Faculty, Staff & Students


E. Roberto Orellana, PhD

Professor, School of Social Work, University of Washington

Director , LUNA Program

Affiliated Faculty, Indigenous Wellness Research Institute

PhD Program Director, School of Social Work, University of Washington

E. Roberto Orellana joined the University of Washington School of Social Work as a professor in 2021. Before joining the School faculty, he was professor and associate dean for research and sponsored projects in the School of Social Work at Portland State University (PSU) where he also served as an affiliate faculty in Public Health and Indigenous Nations Studies. He has held visiting research scientist appointments at Columbia University’s Social Intervention Group, UCSD’s Department of Global Public Health, and collaborating faculty at Harvard University School of Public Health.

His global health experience includes research studies throughout the Americas:

PERU: An epidemiologic study of interpersonal violence in Lima; community-based studies of HIV/STIs and substance use among indigenous populations in the Peruvian Amazon; and a web-based intervention for high risk men who have sex with men (MSM) in Lima.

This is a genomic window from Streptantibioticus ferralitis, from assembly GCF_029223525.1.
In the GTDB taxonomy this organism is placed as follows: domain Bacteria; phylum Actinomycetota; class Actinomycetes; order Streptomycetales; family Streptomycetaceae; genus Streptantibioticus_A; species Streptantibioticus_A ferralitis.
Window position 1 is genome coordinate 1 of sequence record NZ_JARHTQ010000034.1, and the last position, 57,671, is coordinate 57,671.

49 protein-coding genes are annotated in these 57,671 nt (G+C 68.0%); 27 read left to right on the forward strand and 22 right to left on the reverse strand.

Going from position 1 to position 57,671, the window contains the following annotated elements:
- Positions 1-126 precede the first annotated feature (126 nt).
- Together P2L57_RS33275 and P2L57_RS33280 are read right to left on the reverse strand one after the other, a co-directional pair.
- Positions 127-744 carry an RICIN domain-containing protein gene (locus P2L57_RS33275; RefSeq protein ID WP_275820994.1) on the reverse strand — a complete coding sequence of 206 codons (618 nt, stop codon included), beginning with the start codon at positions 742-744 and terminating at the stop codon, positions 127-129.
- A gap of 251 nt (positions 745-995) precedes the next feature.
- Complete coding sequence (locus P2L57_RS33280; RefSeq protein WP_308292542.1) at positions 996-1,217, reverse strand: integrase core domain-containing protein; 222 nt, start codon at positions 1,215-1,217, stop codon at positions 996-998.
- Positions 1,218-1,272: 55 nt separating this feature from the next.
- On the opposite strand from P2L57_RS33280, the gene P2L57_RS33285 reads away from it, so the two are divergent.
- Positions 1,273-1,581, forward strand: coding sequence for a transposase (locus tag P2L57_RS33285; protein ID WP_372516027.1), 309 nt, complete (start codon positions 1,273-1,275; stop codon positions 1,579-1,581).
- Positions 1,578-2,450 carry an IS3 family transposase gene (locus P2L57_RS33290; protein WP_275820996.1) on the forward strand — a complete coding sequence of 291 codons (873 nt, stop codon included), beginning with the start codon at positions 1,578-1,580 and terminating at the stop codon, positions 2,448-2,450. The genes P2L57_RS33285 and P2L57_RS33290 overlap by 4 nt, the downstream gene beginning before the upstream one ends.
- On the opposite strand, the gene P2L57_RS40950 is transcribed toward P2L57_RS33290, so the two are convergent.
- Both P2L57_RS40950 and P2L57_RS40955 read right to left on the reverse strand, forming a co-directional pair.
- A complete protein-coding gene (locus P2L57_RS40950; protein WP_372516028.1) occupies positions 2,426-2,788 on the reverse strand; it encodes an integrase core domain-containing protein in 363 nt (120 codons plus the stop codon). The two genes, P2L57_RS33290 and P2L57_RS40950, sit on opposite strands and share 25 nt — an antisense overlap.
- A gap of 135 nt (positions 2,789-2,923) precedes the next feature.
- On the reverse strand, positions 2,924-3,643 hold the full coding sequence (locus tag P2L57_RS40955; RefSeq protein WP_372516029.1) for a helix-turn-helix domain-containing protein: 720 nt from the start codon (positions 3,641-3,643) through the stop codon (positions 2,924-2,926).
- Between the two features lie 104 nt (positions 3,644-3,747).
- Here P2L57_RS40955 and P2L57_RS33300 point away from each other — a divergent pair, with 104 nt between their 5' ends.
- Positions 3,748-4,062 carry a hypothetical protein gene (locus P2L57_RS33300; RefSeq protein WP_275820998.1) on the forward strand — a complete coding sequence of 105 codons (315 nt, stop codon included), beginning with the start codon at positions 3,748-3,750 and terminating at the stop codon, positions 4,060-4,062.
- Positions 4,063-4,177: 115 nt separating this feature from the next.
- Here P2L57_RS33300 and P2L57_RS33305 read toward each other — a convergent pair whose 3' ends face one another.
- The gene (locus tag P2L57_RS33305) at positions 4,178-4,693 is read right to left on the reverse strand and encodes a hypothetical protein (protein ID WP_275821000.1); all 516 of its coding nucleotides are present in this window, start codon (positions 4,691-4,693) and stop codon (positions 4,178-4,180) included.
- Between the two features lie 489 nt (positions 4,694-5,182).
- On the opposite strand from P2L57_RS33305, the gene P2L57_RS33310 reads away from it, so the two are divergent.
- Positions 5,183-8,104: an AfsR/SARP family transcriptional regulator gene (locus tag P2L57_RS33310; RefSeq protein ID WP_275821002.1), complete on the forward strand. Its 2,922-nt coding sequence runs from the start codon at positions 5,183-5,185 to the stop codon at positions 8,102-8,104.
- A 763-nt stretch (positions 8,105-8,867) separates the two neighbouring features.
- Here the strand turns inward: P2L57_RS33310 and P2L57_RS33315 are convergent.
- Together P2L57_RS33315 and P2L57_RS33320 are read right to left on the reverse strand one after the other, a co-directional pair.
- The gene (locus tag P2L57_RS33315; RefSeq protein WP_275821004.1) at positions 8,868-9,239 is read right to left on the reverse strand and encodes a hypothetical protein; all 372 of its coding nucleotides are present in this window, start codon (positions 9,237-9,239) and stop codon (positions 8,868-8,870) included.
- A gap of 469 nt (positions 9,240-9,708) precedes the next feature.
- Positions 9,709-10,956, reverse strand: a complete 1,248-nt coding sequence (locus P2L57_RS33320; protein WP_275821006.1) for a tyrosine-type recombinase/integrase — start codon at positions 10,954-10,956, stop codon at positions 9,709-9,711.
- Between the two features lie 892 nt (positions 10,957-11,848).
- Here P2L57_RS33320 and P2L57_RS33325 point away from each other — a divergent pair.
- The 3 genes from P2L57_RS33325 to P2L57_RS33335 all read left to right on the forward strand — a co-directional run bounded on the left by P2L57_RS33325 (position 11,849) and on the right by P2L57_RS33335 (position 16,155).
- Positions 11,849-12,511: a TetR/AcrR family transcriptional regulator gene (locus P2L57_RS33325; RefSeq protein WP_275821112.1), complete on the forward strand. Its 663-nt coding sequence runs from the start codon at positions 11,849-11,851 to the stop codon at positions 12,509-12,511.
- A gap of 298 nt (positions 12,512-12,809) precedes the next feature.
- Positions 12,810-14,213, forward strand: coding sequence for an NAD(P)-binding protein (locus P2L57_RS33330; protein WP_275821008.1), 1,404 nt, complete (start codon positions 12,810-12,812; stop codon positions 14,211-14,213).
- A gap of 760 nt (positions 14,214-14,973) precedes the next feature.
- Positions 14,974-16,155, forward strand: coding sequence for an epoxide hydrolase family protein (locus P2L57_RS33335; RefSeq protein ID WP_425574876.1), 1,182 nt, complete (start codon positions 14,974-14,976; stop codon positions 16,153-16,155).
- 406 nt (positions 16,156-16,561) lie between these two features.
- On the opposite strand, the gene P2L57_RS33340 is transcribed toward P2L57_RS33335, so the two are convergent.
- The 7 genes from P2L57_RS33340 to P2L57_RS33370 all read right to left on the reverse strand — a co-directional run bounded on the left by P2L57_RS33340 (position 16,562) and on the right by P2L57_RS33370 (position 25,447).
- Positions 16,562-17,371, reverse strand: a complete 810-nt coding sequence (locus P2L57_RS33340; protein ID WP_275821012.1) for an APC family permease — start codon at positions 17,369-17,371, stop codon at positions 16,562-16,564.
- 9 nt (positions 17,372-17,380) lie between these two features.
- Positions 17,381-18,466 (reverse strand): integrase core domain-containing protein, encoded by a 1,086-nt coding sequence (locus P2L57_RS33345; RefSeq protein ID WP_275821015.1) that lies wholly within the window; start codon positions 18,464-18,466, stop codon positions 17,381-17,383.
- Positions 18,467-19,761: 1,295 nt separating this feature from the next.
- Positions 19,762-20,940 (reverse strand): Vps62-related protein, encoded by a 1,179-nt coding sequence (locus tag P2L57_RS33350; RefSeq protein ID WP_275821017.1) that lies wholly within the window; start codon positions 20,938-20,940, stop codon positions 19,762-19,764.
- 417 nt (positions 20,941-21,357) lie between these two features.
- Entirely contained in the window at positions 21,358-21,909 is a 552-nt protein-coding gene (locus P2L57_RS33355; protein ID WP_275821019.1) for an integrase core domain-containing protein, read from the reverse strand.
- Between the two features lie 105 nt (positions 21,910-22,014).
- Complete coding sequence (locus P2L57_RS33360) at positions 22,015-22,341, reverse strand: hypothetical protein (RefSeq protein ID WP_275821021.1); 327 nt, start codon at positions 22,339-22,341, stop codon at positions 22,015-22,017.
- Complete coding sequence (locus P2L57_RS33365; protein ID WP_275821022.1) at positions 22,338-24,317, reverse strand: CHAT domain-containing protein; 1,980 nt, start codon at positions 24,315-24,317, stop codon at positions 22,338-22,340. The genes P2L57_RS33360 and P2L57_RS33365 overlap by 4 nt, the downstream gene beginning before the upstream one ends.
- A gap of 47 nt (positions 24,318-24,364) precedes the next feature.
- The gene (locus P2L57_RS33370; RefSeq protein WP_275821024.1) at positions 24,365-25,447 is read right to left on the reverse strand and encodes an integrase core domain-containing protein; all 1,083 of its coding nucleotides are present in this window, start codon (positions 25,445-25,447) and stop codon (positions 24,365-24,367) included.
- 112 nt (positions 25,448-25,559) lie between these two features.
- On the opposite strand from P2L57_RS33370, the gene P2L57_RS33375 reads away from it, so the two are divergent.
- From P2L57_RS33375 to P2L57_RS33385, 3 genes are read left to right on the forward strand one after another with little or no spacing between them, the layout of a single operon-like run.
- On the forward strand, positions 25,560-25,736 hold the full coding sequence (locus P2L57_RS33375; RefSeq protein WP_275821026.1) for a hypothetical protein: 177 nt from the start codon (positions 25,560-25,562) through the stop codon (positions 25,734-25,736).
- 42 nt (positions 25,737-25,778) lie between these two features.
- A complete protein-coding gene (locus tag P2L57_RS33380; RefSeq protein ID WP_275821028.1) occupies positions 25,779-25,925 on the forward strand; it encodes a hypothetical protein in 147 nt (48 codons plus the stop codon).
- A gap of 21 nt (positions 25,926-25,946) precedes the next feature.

GUATEMALA: A qualitative study of the lived experiences of indigenous MSM and their increased vulnerability to HIV and substance abuse.

MEXICO/GUATEMALA: Currently, in collaboration with local and other U.S.–based investigators, Dr. Orellana is working on both sides of the Mexico/Guatemala border examining social and structural factors that increase vulnerability to drug use and HIV among MSM in a region of heavy drug and human trafficking.

UNITED STATES: Domestically, Dr. Orellana has worked on research studies with homeless individuals with mental illness (Seattle); Injection drug user (NYC); and individuals at high risk for HIV in the Pacific Northwest. Currently, he’s conducting a study with homeless youth in Portland, and he is the lead evaluator for Oregon State’s suicide prevention programs.

His training and research studies have been funded by USAID, SAMHSA NIMH, NIDA and NIMHD.